# Systems for calibration testing of coriolis flowmeters

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DOI: 10.1007/s11018-012-0062-4

- Cite this article as:
- Mikheyev, M.Y., Gudkov, K.V., Yurmanov, V.A. et al. Meas Tech (2012) 55: 927. doi:10.1007/s11018-012-0062-4

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A method of in-situ calibration testing of flowmeters is proposed. The design of the system, operating principles, and results of a simulation of the action of pulse interference are considered.

### Keywords

Coriolis flowmetercalibrationcoarse distortions of measurement resultsCoriolis mass flowmeters are currently used to monitor transportation and assign tax assessments from the results of measurements of the flow of many different types of liquids, in particular, liquefied petroleum gas and other hydrocarbons. For these applications, the use of a measuring transducer must have an error of 0.5% or even 0.1%.

The use of systems based on a gravimetric diverter for calibration of flowmeters constitutes a relatively time-consuming and expensive process and the measurement benches themselves are relatively cumbersome. A calibration procedure with the use of reference measuring transducers calibrated on gravimetric systems and used in calibration of relatively less precise measuring instruments is of lesser precision but simpler. Most modern methods of calibration include the operation of extracting the flowmeter which is to be calibrated from the pipeline in which it functions. Automatic compensation of external effects that influence the precision and reproducibility of the results, such as mechanical action affecting the measuring instrument, the configuration of the pipeline, and variations in the properties and composition of the liquid and the environment, is needed for in-situ calibration of flowmeters.

Let us consider the steps involved in the application of such a construction.

First, each series of calibrations must last 1–2 min in order to minimize the error in counting the number of pulses and assure reproducibility of the results arriving from the output of measuring instruments on a base consisting of two calibrated flowmeters and a single Coriolis flowmeter which is to be calibrated. This presupposes a high level of stability of the parameters of the measured flow of substance in the course of the indicated time intervals, something which is difficult to achieve for a commercial pumping plant.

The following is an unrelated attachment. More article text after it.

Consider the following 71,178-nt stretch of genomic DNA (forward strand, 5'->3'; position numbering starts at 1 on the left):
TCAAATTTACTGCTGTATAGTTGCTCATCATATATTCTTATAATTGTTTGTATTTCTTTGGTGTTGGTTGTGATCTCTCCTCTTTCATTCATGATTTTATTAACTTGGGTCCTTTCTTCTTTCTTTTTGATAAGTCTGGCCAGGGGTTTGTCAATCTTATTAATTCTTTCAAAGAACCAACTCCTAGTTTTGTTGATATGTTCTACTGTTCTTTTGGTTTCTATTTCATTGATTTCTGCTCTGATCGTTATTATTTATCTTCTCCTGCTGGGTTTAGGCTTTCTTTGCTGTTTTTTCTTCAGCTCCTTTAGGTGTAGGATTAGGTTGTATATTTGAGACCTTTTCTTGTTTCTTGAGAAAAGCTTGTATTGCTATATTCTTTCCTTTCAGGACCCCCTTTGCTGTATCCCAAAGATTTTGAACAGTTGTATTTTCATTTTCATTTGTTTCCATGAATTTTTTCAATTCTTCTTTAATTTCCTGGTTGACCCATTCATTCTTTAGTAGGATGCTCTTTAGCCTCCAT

Second, at least two identical calibrating flowmeters are involved in the calibration procedure. The two flowmeters are calibrated in a special plant with error one-third that of the flowmeter which is to be calibrated and the scale division of these flowmeters is roughly one-tenth that of the flowmeter being calibrated. The readings of only the reference flowmeter are used in processing the information while the readings of the second flowmeter are used only in the operation of determining the reliability of the readings of the first flowmeter. Such an approach is in contradiction with the general assumptions of the theory of measurement.

The process of recording the response of the measurement system to pulse interference is a particular difficulty. Increases in anomalous measurement results can be expected for calibrating flowmeters having one-third lesser error.

Third, the calibrating flowmeters, which are mounted on a common platform, are connected to the pipeline at a site that is upstream or downstream relative to the flowmeter which is being calibrated. Correspondingly, the pipeline experiences vibratory mechanical effects produced by the calibration plant, which leads to an increase in the measurement error. If the calibrating flowmeters are connected on only one side this is equivalent to some damping of the vibrations precisely from this side. Such a difference leads to bias in the estimates of the calibration coefficient of a measurement of the mass flow rate of the flowmeter which is being calibrated.

Fourth, vibration of the flowmeter pipe at the resonance frequency occurs in any flowmeter based on the Coriolis effect. Because of different effects described, for example, in [2–4], the nodal points of this vibration are displaced according to the design of the flowmeter. Thus, the control and reference flowmeter are sources of additional vibration effects, moreover at nearly the same, essentially equal resonance frequencies. Consequently, there arises a mutual influence of two (or three) devices functioning at the same resonance frequency. Theoretically, such a regime induces an additional measurement error; the present authors are not aware of any quantitative estimation of this error.